Disney lawsuit may drag Trump back into H-1B visa debate
posted at 8:01 am on December 19, 2016 by Jazz Shaw
A lawsuit filed against Walt Disney Parks and Resorts last week is putting a slightly different twist in the ongoing argument over immigration, outsourcing and American jobs. We’ve covered plenty of stories about companies such as IBM and the Detroit automobile industry shipping jobs or entire factories to other nations, but Disney has allegedly been playing a different sort of game. This suit is being brought by 30 of the roughly 250 American IT workers who lost their jobs at Disney a couple of years ago, only to be replaced by H-1B visa holders from India. To add insult to injury, the displaced employees had to train the new arrivals as their last assignment before being shown to the door. To make the legal challenge even more interesting, they’re claiming that this is a case of racism. (Daily Mail)
Walt Disney Parks and Resorts is being sued by 30 former IT staff from its Florida offices who claim they were unfairly replaced by foreign workers – but only after being forced to train them up.
The suit, filed Monday in an Orlando court, alleges that Disney laid off 250 of its US IT staff because it wanted to replace them with staff from India, who were hired in on H-1B foreign employee visas.
That, the suit says, is racial discrimination – and it’s now demanding damages, in a case that has also caught the eye of President-elect Donald Trump, The Register reported.
As I mentioned, the suit is claiming that Disney gave preference to the new workers because they are from India, creating a de facto racial preference system, but I’m not sure how far that portion of the argument will fly in a courtroom. There doesn’t seem to be any indication that the workers were sought out and brought in because of their specific Indian heritage, but rather the circumstances of their immigration and employment status. Since their legal presence in the country is supposed to be tied to their employment status (more on that in a moment), the H-1B workers are likely to accept lower wages, longer working hours and fewer benefits than citizens working in the generally desirable IT industry.
This is an argument which Trump has weighed in on in the past and a point of contention between the President Elect and Barack Obama. It was almost one year ago when Obama raised eyebrows by issuing an executive order which would allow these H-1B visa holders to receive green cards and stay in the country even if their employment was terminated. This led observers to note that he was essentially corrupting the entire purpose of the H-1B program and overload existing immigration quotas. (Numbers USA)
The executive action would offer extensions to high-skilled foreign H-1B workers, providing more time to be approved for a permanent employment-based green card.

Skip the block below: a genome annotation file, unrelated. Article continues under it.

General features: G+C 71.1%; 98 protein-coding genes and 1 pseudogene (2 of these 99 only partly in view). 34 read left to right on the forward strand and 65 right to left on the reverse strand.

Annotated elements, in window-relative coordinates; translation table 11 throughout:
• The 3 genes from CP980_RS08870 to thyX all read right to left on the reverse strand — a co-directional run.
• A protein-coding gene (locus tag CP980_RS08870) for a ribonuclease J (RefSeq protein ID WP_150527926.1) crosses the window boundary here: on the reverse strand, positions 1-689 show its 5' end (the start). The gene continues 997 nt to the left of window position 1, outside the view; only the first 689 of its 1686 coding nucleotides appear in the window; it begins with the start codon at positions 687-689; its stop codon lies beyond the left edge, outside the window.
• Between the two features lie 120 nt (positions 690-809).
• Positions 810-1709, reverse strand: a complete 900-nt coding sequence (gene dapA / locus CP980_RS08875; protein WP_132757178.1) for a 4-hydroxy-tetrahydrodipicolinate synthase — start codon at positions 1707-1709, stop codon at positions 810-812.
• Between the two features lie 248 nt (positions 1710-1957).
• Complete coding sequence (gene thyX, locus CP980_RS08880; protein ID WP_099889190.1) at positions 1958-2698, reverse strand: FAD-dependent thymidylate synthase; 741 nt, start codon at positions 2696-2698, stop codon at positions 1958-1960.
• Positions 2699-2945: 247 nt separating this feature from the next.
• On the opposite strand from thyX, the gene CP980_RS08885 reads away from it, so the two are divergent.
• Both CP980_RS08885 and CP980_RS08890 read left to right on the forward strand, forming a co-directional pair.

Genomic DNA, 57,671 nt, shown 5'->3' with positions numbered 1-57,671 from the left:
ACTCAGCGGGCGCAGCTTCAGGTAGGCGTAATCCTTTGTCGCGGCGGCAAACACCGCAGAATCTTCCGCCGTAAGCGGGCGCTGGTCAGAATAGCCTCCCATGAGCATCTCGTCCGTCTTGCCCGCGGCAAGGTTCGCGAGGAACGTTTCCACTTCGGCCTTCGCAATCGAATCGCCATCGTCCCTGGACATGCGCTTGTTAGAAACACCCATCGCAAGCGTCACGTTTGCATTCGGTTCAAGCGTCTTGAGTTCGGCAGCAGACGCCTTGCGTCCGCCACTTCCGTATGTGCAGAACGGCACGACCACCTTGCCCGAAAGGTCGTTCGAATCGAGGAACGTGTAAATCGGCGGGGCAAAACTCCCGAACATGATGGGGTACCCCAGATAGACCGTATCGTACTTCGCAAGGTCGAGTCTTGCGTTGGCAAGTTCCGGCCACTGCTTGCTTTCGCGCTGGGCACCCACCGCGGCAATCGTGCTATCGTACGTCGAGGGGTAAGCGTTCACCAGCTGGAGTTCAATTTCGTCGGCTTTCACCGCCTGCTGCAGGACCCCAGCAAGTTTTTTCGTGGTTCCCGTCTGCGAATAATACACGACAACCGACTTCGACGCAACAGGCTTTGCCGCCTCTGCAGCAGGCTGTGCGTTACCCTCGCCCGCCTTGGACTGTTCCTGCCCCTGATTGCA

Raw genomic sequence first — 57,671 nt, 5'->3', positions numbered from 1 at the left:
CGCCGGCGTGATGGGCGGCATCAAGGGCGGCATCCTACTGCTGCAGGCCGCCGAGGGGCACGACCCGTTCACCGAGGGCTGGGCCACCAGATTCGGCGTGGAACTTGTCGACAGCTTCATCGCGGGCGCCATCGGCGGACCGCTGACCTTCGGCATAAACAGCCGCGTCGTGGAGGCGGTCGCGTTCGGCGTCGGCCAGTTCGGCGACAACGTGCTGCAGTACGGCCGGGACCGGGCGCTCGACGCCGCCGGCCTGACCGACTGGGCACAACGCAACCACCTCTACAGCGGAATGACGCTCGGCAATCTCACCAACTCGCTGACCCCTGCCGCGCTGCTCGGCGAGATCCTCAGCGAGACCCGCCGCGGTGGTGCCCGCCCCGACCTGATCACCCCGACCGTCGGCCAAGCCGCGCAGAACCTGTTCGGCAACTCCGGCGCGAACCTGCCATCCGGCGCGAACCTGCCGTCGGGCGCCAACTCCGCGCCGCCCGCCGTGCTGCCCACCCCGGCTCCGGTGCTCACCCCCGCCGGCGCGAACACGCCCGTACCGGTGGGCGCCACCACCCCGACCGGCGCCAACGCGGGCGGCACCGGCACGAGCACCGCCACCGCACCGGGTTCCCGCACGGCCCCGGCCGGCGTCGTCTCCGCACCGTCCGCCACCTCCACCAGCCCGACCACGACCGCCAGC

“Obama has gone the Full Monty to bust the immigration system,” says immigration lawyer John Miano who recently co-authored the book “Sold Out” that focused on Disney’s use of the H-1B program to replace American tech workers. “What is going on is he is effectively giving Green Cards to people on H-1B visas who are unable to get Green Cards due to the [annual] quotas… it could be over 100,000.”
The INA states that no country may receive more than 7 percent of the total number of green cards available in a given year. The executive action would bypass the INA per-country caps for H-1B workers, essentially providing them with a fast track to U.S. citizenship.
Rather than focusing on racism, the Disney case would likely be better served by directing attention to the fact that Disney seems to be using the program in a way which directly contradicts the stated purpose of the program. The Department of Labor is quite specific in noting that these visas constitute a sort of partnership between an employer and a temporary visitor (with no other legal status to be in the country) with the intent, “to help employers who cannot otherwise obtain needed business skills and abilities from the U.S. workforce by authorizing the temporary employment of qualified individuals who are not otherwise authorized to work in the United States.”
If you are laying off American workers who were obviously qualified to do the work (as shown by your willingness to previously hire them) and immediately replacing them with H-1B workers who had to be trained by the people you are sending to the unemployment line, the program is clearly being abused. When you begin handing out green cards to the replacements which bust current immigration caps, the problem is compounded. So with all that in mind, Disney may be guilty of something in the case of these specific workers, but they were certainly aided and abetted in their efforts by the Obama administration.